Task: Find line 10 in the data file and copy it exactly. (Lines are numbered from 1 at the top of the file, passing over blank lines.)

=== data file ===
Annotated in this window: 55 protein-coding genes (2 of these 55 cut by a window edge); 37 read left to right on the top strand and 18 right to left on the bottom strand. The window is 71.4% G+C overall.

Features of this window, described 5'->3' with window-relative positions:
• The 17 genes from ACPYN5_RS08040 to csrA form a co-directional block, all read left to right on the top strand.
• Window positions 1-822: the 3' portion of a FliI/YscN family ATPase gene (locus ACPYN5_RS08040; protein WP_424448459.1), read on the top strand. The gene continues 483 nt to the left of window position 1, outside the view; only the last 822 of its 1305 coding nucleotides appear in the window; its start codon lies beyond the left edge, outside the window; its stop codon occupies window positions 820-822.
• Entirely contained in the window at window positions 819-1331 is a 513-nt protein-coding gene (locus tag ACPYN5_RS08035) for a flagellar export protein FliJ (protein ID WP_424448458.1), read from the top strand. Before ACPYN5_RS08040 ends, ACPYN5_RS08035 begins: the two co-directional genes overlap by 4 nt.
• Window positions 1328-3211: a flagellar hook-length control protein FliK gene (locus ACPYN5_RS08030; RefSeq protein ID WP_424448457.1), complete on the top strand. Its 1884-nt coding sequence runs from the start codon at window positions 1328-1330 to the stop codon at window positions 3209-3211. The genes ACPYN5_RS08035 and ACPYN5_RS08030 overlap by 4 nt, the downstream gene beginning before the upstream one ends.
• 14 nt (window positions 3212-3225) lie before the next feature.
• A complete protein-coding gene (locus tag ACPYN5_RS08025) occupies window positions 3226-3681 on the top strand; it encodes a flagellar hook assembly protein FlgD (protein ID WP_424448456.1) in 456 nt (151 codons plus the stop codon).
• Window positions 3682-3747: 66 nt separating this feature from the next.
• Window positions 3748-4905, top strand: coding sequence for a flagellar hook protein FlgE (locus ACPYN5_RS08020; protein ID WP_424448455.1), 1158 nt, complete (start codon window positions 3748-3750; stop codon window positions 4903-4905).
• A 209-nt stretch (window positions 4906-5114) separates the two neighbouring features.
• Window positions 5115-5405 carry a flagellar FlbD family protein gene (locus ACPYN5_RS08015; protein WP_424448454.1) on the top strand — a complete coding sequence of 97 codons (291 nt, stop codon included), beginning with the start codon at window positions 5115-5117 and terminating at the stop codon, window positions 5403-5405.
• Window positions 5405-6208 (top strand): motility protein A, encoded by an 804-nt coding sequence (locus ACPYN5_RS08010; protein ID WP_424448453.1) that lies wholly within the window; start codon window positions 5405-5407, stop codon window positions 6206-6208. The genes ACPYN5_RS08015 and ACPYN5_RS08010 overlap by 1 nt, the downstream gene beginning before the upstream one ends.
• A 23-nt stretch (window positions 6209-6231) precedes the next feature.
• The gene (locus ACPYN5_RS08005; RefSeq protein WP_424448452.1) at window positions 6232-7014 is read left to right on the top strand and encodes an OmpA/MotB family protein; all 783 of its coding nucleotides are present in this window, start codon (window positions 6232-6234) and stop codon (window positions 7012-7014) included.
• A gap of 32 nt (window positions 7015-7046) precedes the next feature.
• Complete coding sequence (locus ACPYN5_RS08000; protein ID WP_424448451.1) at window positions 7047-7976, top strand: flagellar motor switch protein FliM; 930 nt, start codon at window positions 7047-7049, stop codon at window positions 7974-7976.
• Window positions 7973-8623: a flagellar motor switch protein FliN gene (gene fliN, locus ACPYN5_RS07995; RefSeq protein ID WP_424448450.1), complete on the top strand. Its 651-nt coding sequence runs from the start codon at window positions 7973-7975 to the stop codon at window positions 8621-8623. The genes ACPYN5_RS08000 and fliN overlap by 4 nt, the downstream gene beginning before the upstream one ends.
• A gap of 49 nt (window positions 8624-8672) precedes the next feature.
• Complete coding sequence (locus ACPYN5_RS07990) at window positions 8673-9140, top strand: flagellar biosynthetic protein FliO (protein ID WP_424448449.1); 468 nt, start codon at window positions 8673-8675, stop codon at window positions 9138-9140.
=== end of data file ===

• Window positions 3748-4905, top strand: coding sequence for a flagellar hook protein FlgE (locus ACPYN5_RS08020; protein ID WP_424448455.1), 1158 nt, complete (start codon window positions 3748-3750; stop codon window positions 4903-4905).